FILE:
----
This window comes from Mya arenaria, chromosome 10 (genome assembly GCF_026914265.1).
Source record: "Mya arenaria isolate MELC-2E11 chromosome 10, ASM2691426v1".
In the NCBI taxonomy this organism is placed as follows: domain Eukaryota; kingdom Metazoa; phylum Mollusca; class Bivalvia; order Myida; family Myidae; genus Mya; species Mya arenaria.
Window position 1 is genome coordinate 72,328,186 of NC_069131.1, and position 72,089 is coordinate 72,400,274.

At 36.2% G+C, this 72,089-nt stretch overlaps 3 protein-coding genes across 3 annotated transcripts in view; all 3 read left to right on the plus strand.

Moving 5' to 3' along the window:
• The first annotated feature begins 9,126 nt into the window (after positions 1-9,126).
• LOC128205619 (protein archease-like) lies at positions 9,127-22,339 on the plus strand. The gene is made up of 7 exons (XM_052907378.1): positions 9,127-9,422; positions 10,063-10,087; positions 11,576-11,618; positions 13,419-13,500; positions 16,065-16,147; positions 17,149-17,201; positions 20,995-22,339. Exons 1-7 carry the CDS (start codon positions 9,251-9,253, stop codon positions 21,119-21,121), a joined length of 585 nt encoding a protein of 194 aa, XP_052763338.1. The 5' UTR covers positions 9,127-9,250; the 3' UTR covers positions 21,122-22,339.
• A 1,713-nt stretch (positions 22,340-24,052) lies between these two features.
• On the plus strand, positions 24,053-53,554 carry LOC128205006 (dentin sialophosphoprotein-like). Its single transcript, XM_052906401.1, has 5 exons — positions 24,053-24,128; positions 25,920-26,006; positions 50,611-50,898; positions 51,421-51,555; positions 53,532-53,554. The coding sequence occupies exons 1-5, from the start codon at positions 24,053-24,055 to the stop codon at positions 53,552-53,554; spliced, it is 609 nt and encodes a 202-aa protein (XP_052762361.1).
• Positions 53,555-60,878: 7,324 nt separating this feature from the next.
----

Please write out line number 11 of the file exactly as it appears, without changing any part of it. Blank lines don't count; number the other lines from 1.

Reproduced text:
• Positions 53,555-60,878: 7,324 nt separating this feature from the next.